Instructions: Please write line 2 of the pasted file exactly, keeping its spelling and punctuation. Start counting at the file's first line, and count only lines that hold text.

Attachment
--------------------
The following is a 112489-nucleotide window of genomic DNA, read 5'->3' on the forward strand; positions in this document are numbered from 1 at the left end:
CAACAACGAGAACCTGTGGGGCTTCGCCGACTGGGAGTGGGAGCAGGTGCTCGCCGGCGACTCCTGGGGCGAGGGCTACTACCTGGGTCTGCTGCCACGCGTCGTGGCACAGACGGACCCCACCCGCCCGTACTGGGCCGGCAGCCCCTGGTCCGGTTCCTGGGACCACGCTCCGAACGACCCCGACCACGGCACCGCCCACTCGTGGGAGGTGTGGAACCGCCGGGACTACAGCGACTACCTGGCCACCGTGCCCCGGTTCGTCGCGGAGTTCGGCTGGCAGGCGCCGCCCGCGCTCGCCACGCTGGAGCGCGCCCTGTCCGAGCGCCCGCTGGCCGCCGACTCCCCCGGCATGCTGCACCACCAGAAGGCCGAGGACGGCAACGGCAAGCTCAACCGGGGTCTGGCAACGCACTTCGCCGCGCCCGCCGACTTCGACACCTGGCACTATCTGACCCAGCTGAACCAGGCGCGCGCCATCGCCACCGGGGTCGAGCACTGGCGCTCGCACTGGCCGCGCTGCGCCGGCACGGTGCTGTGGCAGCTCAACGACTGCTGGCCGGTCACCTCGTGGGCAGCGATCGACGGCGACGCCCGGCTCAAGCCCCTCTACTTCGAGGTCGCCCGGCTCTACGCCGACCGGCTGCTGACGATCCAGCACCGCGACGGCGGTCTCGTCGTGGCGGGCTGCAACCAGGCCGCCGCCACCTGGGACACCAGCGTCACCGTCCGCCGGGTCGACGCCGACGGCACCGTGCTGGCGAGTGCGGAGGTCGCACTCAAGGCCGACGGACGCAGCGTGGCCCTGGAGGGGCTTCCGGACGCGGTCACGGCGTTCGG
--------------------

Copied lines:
CAACAACGAGAACCTGTGGGGCTTCGCCGACTGGGAGTGGGAGCAGGTGCTCGCCGGCGACTCCTGGGGCGAGGGCTACTACCTGGGTCTGCTGCCACGCGTCGTGGCACAGACGGACCCCACCCGCCCGTACTGGGCCGGCAGCCCCTGGTCCGGTTCCTGGGACCACGCTCCGAACGACCCCGACCACGGCACCGCCCACTCGTGGGAGGTGTGGAACCGCCGGGACTACAGCGACTACCTGGCCACCGTGCCCCGGTTCGTCGCGGAGTTCGGCTGGCAGGCGCCGCCCGCGCTCGCCACGCTGGAGCGCGCCCTGTCCGAGCGCCCGCTGGCCGCCGACTCCCCCGGCATGCTGCACCACCAGAAGGCCGAGGACGGCAACGGCAAGCTCAACCGGGGTCTGGCAACGCACTTCGCCGCGCCCGCCGACTTCGACACCTGGCACTATCTGACCCAGCTGAACCAGGCGCGCGCCATCGCCACCGGGGTCGAGCACTGGCGCTCGCACTGGCCGCGCTGCGCCGGCACGGTGCTGTGGCAGCTCAACGACTGCTGGCCGGTCACCTCGTGGGCAGCGATCGACGGCGACGCCCGGCTCAAGCCCCTCTACTTCGAGGTCGCCCGGCTCTACGCCGACCGGCTGCTGACGATCCAGCACCGCGACGGCGGTCTCGTCGTGGCGGGCTGCAACCAGGCCGCCGCCACCTGGGACACCAGCGTCACCGTCCGCCGGGTCGACGCCGACGGCACCGTGCTGGCGAGTGCGGAGGTCGCACTCAAGGCCGACGGACGCAGCGTGGCCCTGGAGGGGCTTCCGGACGCGGTCACGGCGTTCGG